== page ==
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Carbonate Facies and Depositional Environments of the Marrat Formation (Lower Jurassic), North Kuwait

Al-Eidan, Ahmad J.1; Neog, Niltopaul 1; Narhari, Srinivasa R.1; Al-Darmi, Areej 1; Al-Mayyas, Rawan H.1; De Keyser, Thomas L.3; Perrin, Christian 2
1 FD-Gas, Kuwait Oil Company, Ahmadi, Kuwait.
2 Schlumberger DCS, Ahmadi, Kuwait.
3 Technically Write Consulting, LLC, Morrison, CO.

Unlike the Gulf of Mexico region and most of the Atlantic continental margins, where stratigraphic successions of Lower Jurassic age are thin or absent, the presence of the Lower Jurassic Marrat Fm. in the outcrop region of western Saudi Arabia and in the subsurface of the Arabian Gulf has been known for many years. These strata were thought to be non-prospective until quite recently with limited well penetrations in the northern part of Kuwait. Recent discovery of six independent gas and oil/condensate fields in deeper Jurassic reservoirs in this area stimulated an active exploratory drilling and coring program covering an area of about 2000 sq km in North Kuwait. Thirty deep, high-temperature, and high-pressure wells have been drilled in the North Kuwait area to date with production mainly from the middle portion of the Marrat. Typical production rates per well is in the range of 2500 to 5,500 BOPD/BCPD and 7 to 15 MMSCFPD. Detailed study of approximately 3,500 feet of core from 22 wells has allowed identification of lithofacies and depositional environments in the middle and upper Marrat Fm. No reefs or large carbonate buildups have been found in these cores, although there is a wide variety of algal and cryptalgal features and thin biostromal algal accumulations. Oolites and mixed high-energy grainstone facies accumulated in aggrading and prograding shoreface/shoal environments, separating a lagoon, tidal flats, and sabkha from an open shelf. The shelf can be divided into inner and outer shelf. Limited penetrations of probable slope and basinal strata have also been seen in core. Reservoir-quality rocks have been found in high-energy shoreface and island/shoal facies but are most often developed in burrowed mudstones, dolomitized by seepage refluxion. The dolomites that have been seen in association with the sabkha environment were syngenetic and mimic original depositional texture. They are very fine-grained and not of reservoir quality. The Marrat, which has a total thickness of approximately 2,000 feet, has been informally divided into lower, middle, and upper units, separated by maximum flooding surfaces (MFS). These flooding surfaces have been correlated to the sequence stratigraphic framework for the Arabian Plate.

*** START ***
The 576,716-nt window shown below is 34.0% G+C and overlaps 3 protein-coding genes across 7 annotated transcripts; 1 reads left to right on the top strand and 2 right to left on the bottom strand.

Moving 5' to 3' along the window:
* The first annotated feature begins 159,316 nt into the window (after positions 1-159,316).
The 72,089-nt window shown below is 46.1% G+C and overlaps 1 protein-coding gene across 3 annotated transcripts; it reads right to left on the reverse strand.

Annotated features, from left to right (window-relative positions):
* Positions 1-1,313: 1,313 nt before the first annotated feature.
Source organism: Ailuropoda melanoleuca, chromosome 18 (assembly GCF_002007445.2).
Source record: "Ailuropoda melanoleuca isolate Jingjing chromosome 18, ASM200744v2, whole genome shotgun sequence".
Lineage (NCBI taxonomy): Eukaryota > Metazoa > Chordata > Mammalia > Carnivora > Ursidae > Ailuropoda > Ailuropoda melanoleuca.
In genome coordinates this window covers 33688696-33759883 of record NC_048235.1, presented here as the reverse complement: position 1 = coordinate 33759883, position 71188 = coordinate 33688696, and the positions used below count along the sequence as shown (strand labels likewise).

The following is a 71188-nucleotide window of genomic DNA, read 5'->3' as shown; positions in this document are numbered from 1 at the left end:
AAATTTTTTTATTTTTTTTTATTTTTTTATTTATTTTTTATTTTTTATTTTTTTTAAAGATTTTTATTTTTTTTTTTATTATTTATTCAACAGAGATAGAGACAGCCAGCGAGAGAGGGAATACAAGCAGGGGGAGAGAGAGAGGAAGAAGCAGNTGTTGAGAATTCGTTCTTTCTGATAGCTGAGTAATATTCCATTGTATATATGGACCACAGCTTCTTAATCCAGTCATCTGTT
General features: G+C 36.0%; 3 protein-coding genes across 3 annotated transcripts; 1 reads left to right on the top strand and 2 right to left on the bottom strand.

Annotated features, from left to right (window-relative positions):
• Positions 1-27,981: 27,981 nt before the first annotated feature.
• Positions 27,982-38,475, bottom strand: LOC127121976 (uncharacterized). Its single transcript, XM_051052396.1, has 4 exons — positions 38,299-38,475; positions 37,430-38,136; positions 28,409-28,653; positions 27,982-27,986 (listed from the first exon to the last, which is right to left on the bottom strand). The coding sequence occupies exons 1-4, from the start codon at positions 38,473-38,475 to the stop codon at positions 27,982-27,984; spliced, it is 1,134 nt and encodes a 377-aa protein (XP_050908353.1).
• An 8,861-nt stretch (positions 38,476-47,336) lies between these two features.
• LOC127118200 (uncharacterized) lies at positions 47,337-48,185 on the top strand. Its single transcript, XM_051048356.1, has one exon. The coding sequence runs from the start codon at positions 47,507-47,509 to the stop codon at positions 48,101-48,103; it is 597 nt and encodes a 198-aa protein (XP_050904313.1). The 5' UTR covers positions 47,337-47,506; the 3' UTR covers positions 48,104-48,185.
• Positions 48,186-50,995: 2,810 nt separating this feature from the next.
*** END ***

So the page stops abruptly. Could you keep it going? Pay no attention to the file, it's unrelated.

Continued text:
AAPG Search and Discovery Article #90090©2009 AAPG Annual Convention and Exhibition, Denver, Colorado, June 7-10, 2009